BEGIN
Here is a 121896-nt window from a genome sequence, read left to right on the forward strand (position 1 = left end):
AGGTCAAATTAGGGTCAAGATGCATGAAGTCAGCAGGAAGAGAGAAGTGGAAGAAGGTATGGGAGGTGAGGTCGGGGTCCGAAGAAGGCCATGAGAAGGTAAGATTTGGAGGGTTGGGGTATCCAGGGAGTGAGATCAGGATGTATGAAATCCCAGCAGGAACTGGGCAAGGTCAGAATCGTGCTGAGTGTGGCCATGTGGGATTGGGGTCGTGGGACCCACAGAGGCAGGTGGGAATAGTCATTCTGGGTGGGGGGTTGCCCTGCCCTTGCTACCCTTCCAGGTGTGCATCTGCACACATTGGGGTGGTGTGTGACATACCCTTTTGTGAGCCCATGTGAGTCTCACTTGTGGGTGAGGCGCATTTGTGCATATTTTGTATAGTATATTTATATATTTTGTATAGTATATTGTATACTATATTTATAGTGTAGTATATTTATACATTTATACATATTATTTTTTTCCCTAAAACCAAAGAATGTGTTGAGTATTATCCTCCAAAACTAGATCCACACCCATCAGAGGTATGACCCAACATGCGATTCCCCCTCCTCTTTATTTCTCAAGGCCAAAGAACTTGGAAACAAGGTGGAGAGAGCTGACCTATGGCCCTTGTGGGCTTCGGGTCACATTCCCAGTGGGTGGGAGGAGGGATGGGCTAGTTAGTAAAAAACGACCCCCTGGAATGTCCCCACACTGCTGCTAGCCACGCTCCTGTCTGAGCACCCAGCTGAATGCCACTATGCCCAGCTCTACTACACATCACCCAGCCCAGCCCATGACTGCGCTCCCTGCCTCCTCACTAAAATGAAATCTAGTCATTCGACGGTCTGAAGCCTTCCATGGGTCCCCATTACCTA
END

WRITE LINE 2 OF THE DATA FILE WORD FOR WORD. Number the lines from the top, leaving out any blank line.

AGGTCAAATTAGGGTCAAGATGCATGAAGTCAGCAGGAAGAGAGAAGTGGAAGAAGGTATGGGAGGTGAGGTCGGGGTCCGAAGAAGGCCATGAGAAGGTAAGATTTGGAGGGTTGGGGTATCCAGGGAGTGAGATCAGGATGTATGAAATCCCAGCAGGAACTGGGCAAGGTCAGAATCGTGCTGAGTGTGGCCATGTGGGATTGGGGTCGTGGGACCCACAGAGGCAGGTGGGAATAGTCATTCTGGGTGGGGGGTTGCCCTGCCCTTGCTACCCTTCCAGGTGTGCATCTGCACACATTGGGGTGGTGTGTGACATACCCTTTTGTGAGCCCATGTGAGTCTCACTTGTGGGTGAGGCGCATTTGTGCATATTTTGTATAGTATATTTATATATTTTGTATAGTATATTGTATACTATATTTATAGTGTAGTATATTTATACATTTATACATATTATTTTTTTCCCTAAAACCAAAGAATGTGTTGAGTATTATCCTCCAAAACTAGATCCACACCCATCAGAGGTATGACCCAACATGCGATTCCCCCTCCTCTTTATTTCTCAAGGCCAAAGAACTTGGAAACAAGGTGGAGAGAGCTGACCTATGGCCCTTGTGGGCTTCGGGTCACATTCCCAGTGGGTGGGAGGAGGGATGGGCTAGTTAGTAAAAAACGACCCCCTGGAATGTCCCCACACTGCTGCTAGCCACGCTCCTGTCTGAGCACCCAGCTGAATGCCACTATGCCCAGCTCTACTACACATCACCCAGCCCAGCCCATGACTGCGCTCCCTGCCTCCTCACTAAAATGAAATCTAGTCATTCGACGGTCTGAAGCCTTCCATGGGTCCCCATTACCTA